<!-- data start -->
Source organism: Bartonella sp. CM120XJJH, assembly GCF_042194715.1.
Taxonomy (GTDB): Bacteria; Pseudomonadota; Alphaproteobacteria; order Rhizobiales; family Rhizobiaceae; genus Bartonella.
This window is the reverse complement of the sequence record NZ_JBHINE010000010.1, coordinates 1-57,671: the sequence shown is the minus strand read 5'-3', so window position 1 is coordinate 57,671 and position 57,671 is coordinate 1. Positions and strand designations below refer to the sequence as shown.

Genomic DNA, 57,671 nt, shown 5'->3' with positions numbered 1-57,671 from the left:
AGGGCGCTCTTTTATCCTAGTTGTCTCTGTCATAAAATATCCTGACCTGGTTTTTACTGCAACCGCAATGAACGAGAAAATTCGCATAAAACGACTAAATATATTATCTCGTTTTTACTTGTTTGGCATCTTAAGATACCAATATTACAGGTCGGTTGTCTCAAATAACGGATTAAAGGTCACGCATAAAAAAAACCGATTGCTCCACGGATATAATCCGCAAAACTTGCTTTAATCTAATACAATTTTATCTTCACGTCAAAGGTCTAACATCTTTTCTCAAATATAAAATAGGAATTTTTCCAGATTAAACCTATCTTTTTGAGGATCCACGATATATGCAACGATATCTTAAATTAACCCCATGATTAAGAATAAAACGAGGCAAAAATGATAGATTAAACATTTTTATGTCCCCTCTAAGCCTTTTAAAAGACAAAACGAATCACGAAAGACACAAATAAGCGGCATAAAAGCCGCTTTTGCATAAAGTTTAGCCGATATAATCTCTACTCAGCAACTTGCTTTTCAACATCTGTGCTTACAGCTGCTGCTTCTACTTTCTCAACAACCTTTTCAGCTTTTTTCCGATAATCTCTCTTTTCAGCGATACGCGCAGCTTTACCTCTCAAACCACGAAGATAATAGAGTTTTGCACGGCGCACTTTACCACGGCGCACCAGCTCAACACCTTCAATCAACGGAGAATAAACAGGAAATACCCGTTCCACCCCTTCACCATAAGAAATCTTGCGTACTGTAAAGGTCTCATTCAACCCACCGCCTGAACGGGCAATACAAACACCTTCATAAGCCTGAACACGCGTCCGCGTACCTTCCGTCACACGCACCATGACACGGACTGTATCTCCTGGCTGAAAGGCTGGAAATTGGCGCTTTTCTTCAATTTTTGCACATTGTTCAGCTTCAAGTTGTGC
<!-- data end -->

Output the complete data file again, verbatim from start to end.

Source organism: Bartonella sp. CM120XJJH, assembly GCF_042194715.1.
Taxonomy (GTDB): Bacteria; Pseudomonadota; Alphaproteobacteria; order Rhizobiales; family Rhizobiaceae; genus Bartonella.
This window is the reverse complement of the sequence record NZ_JBHINE010000010.1, coordinates 1-57,671: the sequence shown is the minus strand read 5'-3', so window position 1 is coordinate 57,671 and position 57,671 is coordinate 1. Positions and strand designations below refer to the sequence as shown.

Genomic DNA, 57,671 nt, shown 5'->3' with positions numbered 1-57,671 from the left:
AGGGCGCTCTTTTATCCTAGTTGTCTCTGTCATAAAATATCCTGACCTGGTTTTTACTGCAACCGCAATGAACGAGAAAATTCGCATAAAACGACTAAATATATTATCTCGTTTTTACTTGTTTGGCATCTTAAGATACCAATATTACAGGTCGGTTGTCTCAAATAACGGATTAAAGGTCACGCATAAAAAAAACCGATTGCTCCACGGATATAATCCGCAAAACTTGCTTTAATCTAATACAATTTTATCTTCACGTCAAAGGTCTAACATCTTTTCTCAAATATAAAATAGGAATTTTTCCAGATTAAACCTATCTTTTTGAGGATCCACGATATATGCAACGATATCTTAAATTAACCCCATGATTAAGAATAAAACGAGGCAAAAATGATAGATTAAACATTTTTATGTCCCCTCTAAGCCTTTTAAAAGACAAAACGAATCACGAAAGACACAAATAAGCGGCATAAAAGCCGCTTTTGCATAAAGTTTAGCCGATATAATCTCTACTCAGCAACTTGCTTTTCAACATCTGTGCTTACAGCTGCTGCTTCTACTTTCTCAACAACCTTTTCAGCTTTTTTCCGATAATCTCTCTTTTCAGCGATACGCGCAGCTTTACCTCTCAAACCACGAAGATAATAGAGTTTTGCACGGCGCACTTTACCACGGCGCACCAGCTCAACACCTTCAATCAACGGAGAATAAACAGGAAATACCCGTTCCACCCCTTCACCATAAGAAATCTTGCGTACTGTAAAGGTCTCATTCAACCCACCGCCTGAACGGGCAATACAAACACCTTCATAAGCCTGAACACGCGTCCGCGTACCTTCCGTCACACGCACCATGACACGGACTGTATCTCCTGGCTGAAAGGCTGGAAATTGGCGCTTTTCTTCAATTTTTGCACATTGTTCAGCTTCAAGTTGTGC